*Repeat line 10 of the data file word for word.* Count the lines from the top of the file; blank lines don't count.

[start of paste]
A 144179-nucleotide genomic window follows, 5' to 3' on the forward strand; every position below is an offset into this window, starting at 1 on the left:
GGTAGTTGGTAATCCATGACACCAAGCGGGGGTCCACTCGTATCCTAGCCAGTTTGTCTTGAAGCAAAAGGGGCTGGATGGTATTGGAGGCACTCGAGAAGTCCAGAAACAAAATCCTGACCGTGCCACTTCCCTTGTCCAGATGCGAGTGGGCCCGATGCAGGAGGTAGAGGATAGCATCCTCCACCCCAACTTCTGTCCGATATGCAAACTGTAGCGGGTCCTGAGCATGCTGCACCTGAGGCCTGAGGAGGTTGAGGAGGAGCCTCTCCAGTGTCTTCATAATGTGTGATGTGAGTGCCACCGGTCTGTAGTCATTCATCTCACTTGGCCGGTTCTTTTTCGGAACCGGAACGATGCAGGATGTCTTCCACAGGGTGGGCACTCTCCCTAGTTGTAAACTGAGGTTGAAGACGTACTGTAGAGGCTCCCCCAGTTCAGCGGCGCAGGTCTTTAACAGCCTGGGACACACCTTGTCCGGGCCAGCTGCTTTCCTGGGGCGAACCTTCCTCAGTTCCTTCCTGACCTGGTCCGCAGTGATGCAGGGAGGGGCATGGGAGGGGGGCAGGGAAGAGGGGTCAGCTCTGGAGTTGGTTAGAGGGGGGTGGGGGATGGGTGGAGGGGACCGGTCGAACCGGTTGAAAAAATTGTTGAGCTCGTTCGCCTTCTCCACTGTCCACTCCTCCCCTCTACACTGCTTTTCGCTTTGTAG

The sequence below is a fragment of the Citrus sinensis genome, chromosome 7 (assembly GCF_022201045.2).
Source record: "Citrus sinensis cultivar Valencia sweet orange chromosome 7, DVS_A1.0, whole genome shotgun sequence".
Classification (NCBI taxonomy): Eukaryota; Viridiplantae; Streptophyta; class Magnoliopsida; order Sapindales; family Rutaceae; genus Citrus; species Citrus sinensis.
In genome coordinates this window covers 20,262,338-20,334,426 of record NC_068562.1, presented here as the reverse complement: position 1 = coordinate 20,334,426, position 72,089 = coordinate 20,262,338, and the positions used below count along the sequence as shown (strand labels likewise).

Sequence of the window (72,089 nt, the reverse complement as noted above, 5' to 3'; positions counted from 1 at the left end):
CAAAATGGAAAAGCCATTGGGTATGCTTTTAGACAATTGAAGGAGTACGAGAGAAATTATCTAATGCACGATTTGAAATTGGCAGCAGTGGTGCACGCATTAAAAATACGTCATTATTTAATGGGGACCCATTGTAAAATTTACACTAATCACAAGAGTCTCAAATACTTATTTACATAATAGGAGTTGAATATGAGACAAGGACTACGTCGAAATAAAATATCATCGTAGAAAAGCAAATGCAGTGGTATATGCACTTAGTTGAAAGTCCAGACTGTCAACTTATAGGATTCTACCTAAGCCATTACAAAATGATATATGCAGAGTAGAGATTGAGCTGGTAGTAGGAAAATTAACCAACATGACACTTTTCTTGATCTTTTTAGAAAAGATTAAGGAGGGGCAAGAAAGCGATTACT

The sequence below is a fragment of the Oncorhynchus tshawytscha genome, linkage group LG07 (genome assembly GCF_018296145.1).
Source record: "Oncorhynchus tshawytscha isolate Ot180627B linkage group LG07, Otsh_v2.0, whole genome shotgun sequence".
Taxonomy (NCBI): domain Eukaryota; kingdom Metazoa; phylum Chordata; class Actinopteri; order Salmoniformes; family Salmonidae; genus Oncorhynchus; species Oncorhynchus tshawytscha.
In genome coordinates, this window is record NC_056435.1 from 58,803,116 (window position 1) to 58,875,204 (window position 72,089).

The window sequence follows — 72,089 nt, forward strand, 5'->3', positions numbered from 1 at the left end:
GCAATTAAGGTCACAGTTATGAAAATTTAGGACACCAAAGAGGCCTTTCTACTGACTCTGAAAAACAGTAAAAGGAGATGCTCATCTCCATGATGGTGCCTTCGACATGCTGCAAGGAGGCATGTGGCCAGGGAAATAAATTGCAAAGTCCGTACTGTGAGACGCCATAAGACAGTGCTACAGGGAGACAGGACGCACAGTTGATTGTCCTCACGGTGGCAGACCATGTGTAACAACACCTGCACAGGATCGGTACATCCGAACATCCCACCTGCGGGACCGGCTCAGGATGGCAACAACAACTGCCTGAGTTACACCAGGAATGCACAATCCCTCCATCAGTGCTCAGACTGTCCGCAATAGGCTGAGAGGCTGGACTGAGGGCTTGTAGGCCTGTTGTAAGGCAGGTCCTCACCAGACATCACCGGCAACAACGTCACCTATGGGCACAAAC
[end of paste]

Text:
Source record: "Oncorhynchus tshawytscha isolate Ot180627B linkage group LG07, Otsh_v2.0, whole genome shotgun sequence".